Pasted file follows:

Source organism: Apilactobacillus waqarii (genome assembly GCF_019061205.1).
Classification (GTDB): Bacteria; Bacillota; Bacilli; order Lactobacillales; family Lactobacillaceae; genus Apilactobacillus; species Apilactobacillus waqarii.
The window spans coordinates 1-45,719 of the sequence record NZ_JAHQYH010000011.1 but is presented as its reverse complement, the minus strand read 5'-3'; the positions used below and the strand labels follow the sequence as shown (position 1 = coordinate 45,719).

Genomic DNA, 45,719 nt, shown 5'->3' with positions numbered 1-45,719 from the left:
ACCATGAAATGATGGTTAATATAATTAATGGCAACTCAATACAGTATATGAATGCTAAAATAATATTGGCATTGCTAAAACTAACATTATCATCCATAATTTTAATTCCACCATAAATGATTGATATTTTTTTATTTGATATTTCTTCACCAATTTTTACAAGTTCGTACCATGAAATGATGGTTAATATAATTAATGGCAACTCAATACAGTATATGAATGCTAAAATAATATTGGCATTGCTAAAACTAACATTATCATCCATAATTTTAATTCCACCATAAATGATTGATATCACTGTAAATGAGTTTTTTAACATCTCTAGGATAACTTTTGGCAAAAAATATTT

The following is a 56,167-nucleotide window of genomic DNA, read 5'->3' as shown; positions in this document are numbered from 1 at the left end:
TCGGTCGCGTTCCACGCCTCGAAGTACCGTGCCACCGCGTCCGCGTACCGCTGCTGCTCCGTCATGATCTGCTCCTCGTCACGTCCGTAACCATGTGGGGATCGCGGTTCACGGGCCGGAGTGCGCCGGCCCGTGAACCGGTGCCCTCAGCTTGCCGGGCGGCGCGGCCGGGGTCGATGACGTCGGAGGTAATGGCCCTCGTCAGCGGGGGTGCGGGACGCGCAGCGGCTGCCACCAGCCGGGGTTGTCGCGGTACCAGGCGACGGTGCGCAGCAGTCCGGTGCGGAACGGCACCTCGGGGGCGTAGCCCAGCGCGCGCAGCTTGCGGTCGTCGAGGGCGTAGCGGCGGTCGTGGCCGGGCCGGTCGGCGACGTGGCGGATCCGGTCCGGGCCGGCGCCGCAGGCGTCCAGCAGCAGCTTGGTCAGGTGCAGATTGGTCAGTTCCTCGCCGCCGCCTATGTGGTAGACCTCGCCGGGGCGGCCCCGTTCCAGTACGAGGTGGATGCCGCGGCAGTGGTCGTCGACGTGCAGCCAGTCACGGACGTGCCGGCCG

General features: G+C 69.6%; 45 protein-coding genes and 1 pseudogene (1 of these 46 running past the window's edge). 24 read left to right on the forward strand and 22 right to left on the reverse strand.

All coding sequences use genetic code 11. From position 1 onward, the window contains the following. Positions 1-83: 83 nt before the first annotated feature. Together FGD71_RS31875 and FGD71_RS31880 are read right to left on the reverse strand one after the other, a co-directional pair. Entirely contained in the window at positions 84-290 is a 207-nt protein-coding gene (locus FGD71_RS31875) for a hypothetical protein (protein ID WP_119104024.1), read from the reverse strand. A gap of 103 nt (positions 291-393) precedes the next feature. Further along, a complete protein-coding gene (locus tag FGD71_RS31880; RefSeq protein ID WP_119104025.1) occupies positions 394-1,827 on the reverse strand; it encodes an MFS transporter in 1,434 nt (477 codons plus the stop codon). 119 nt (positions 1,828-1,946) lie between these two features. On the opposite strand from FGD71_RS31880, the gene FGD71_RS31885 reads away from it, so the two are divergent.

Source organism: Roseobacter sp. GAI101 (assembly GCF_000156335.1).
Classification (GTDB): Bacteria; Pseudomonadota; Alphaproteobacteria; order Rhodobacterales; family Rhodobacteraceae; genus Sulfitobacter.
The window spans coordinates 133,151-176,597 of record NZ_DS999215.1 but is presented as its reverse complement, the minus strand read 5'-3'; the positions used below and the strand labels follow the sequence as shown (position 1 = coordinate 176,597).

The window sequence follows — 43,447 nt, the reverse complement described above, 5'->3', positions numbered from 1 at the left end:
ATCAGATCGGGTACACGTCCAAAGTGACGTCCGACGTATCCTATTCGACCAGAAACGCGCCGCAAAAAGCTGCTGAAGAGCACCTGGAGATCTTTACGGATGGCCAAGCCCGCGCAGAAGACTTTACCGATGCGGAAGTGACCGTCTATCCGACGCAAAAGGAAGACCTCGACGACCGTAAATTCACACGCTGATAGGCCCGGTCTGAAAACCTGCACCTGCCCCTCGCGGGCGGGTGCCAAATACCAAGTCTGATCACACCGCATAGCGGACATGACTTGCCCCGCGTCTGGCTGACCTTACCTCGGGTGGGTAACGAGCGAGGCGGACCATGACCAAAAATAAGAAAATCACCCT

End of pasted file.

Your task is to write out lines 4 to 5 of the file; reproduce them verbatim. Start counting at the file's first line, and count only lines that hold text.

Genomic DNA, 45,719 nt, shown 5'->3' with positions numbered 1-45,719 from the left:
ACCATGAAATGATGGTTAATATAATTAATGGCAACTCAATACAGTATATGAATGCTAAAATAATATTGGCATTGCTAAAACTAACATTATCATCCATAATTTTAATTCCACCATAAATGATTGATATTTTTTTATTTGATATTTCTTCACCAATTTTTACAAGTTCGTACCATGAAATGATGGTTAATATAATTAATGGCAACTCAATACAGTATATGAATGCTAAAATAATATTGGCATTGCTAAAACTAACATTATCATCCATAATTTTAATTCCACCATAAATGATTGATATCACTGTAAATGAGTTTTTTAACATCTCTAGGATAACTTTTGGCAAAAAATATTT